This film gives insight into Syria’s fall into chaos

2017-06-11 12:51

TV SHOW: Hell on Earth: The Fall of Syria and the Rise of ISIS

CHANNEL: National Geographic Channel - (DStv channel 181)

DATE: Sunday

TIME: 21:00


‘People will always turn to radicalism once they’ve exhausted every other option.” So opens Hell on Earth, an insight into Syria’s fall into chaos that allowed the rise of the Islamic State, also known as Isis.

First shown this year at the Tribeca Film Festival in New York, the feature documentary from Academy Award-nominated film maker Sebastian Junger and his Emmy Award-winning partner Nick Quested, uses historical archival footage and interviews with activists, journalists, diplomats, human rights workers, politicians and citizens to piece the story together.

After the Arab Spring uprisings in 2011, during which Egypt and Tunisia overthrew their governments, Syrian citizens started protesting against President Bashar al-Assad’s despotic reign. Fearing that a rebellion would reveal the true extent of the regime’s corruption, Bashar brutally put down all protests – killing, torturing and imprisoning thousands.

Things were further complicated when radical militarised jihadis also took up arms to fight him. These jihadis soon hijacked the people’s revolution, resulting in a war that has claimed at least 400 000 people and displaced millions more.

As the war dragged on, the Islamic State, which originated in Iraq as part of al-Qaeda, started to see Syria as a place to gain ground – it was fertile soil for Isis to recruit, set up training camps and claim natural resources such as oil. Strategically and with lightning speed, Isis took over dozens of war-torn villages, where it instituted Sharia law and tortured those who opposed it. The tactics were brutal and focused on fear – its members have become infamous for publically beheading and crucifying people, even children.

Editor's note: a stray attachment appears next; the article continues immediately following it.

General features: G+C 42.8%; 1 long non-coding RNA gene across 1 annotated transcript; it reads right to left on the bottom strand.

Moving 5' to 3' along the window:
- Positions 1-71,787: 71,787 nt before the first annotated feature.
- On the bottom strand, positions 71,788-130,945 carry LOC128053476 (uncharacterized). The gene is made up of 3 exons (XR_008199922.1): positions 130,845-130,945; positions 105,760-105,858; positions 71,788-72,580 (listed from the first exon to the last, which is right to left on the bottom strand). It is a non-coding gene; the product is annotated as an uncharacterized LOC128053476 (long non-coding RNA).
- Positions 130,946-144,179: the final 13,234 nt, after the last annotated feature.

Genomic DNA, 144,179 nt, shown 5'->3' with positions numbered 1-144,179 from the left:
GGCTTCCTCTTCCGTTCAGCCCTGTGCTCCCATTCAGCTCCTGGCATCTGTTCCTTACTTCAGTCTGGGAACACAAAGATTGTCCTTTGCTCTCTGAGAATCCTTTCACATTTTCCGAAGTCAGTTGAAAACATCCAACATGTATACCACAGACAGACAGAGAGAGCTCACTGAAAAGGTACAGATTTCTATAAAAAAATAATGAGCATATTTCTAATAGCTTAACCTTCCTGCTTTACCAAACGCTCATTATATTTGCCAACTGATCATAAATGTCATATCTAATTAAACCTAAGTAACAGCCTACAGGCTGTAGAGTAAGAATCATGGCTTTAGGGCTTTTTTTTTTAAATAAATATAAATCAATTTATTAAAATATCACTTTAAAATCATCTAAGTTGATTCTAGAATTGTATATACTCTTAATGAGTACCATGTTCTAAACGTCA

What makes Hell on Earth interesting is that it points to the US invasion of Iraq in 2003 as a reason for the rise of Isis. During this invasion, which saw the US kill tens of thousands of innocent Iraqi civilians, extreme violence became a way of life, and anti-American, anti-West sentiments grew. With Saddam Hussein overthrown, the US set up a new government that left out Saddam’s Baath party and Iraq’s Sunni population.

Isis became an organisation that promised to give Sunnis back their pride, and promised retribution against the West.

My only criticism of the doccie is that it minimises the extent of Isis’ brutality, perhaps in an attempt to show that the US’s war on Iraq was just as bad as Isis’ scourge of terror. The film makers also don’t mention the sexual violence Isis and US troops subjected women to, thus erasing one of the most terrible parts of the war.

Today, Isis is behind dozens of terrorist attacks in Western nations, but it is in Syria and Iraq where they still kill the most innocent people.

Hell on Earth is not an easy watch – it’s infuriating and harrowing, and the footage is raw and visceral – but it should be compulsory viewing.

By talking to Syrians on the ground, as well as experts on the issue, it paints a multidimensional portrait of a complicated war.


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